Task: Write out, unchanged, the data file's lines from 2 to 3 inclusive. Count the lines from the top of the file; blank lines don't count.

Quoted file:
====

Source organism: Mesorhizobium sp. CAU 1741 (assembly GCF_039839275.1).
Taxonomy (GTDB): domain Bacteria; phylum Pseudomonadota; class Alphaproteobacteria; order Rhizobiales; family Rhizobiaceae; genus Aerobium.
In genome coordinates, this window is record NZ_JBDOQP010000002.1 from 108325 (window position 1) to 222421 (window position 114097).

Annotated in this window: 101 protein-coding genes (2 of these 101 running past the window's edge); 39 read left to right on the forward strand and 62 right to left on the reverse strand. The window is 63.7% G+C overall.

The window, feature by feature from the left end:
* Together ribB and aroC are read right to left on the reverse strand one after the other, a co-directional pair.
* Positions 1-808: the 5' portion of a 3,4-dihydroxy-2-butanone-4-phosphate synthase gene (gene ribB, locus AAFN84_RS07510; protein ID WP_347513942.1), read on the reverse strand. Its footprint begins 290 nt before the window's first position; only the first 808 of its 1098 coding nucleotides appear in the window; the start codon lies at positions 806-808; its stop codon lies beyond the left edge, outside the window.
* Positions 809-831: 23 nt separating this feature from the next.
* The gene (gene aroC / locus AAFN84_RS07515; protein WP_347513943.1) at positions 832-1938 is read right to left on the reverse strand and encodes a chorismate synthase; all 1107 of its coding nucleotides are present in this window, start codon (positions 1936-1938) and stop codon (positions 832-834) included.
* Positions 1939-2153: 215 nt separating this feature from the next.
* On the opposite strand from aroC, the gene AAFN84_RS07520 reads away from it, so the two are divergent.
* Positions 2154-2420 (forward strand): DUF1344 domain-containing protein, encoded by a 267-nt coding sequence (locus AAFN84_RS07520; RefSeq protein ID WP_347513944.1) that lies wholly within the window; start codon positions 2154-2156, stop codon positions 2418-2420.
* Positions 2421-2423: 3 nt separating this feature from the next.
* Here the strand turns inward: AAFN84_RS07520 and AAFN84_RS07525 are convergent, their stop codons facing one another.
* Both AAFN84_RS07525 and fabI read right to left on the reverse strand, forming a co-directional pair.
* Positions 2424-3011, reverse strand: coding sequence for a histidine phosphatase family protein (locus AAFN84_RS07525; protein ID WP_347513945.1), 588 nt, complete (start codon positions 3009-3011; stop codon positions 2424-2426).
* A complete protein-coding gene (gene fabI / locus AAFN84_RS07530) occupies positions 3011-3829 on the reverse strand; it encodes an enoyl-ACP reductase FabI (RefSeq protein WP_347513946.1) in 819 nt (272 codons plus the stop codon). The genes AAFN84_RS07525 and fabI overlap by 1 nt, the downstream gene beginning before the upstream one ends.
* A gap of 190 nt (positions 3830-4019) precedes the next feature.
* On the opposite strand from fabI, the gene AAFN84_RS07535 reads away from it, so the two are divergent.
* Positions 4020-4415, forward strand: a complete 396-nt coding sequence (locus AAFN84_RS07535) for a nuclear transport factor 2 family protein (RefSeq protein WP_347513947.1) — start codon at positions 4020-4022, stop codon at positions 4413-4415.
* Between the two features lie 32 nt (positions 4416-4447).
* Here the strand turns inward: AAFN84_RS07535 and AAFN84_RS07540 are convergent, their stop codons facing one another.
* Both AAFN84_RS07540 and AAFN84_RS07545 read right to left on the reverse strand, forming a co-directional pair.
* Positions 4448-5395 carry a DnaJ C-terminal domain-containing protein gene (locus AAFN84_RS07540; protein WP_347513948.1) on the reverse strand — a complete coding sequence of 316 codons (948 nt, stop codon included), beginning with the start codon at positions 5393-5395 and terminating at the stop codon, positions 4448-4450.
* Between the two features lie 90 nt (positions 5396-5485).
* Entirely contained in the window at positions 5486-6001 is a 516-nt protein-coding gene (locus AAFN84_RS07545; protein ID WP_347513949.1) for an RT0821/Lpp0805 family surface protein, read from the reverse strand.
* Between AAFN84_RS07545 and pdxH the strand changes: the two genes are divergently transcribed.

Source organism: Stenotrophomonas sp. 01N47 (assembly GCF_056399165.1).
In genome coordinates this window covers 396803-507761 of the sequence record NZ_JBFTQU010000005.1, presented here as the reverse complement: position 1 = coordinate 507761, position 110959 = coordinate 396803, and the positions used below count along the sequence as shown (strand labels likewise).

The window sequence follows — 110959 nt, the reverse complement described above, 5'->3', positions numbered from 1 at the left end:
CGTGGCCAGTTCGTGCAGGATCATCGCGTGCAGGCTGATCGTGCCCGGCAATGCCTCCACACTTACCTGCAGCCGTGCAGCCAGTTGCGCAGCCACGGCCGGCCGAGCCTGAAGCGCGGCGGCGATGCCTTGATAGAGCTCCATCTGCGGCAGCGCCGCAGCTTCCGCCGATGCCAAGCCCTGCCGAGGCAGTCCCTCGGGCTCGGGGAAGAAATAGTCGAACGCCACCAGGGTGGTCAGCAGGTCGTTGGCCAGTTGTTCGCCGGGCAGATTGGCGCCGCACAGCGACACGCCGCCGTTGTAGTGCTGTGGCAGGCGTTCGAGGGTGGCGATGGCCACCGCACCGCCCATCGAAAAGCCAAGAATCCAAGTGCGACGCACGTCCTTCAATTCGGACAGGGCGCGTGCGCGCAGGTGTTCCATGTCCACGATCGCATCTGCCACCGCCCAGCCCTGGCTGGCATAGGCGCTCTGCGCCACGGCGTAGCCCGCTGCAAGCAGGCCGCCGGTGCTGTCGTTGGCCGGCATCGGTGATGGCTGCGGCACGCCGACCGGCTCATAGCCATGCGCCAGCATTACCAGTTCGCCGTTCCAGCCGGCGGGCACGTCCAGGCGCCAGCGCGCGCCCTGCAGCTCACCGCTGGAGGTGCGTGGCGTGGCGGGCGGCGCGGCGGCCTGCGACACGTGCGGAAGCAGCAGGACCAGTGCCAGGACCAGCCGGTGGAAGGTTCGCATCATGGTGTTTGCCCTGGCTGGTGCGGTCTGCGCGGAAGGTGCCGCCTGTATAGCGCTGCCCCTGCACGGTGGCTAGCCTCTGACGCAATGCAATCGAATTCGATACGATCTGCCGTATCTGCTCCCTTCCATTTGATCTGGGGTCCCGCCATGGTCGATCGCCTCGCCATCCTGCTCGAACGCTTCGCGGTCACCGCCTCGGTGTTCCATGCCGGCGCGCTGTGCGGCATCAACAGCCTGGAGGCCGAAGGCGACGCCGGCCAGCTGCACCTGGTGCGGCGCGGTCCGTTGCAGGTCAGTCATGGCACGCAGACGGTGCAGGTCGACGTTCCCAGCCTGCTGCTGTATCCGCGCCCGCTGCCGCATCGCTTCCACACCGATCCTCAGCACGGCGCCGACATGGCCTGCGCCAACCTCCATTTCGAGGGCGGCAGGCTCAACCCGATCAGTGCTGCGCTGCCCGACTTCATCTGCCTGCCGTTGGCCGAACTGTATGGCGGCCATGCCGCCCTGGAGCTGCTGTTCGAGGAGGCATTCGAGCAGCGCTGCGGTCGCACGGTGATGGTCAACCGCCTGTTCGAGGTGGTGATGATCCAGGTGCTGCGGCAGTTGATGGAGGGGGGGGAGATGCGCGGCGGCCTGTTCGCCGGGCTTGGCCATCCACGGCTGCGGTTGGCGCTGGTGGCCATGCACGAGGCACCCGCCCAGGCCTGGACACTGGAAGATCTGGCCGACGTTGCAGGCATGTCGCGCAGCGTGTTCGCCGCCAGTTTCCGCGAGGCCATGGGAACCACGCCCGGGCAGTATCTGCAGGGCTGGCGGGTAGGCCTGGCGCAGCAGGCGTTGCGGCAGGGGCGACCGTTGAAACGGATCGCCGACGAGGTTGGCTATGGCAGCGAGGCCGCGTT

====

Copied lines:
Taxonomy (GTDB): domain Bacteria; phylum Pseudomonadota; class Alphaproteobacteria; order Rhizobiales; family Rhizobiaceae; genus Aerobium.
In genome coordinates, this window is record NZ_JBDOQP010000002.1 from 108325 (window position 1) to 222421 (window position 114097).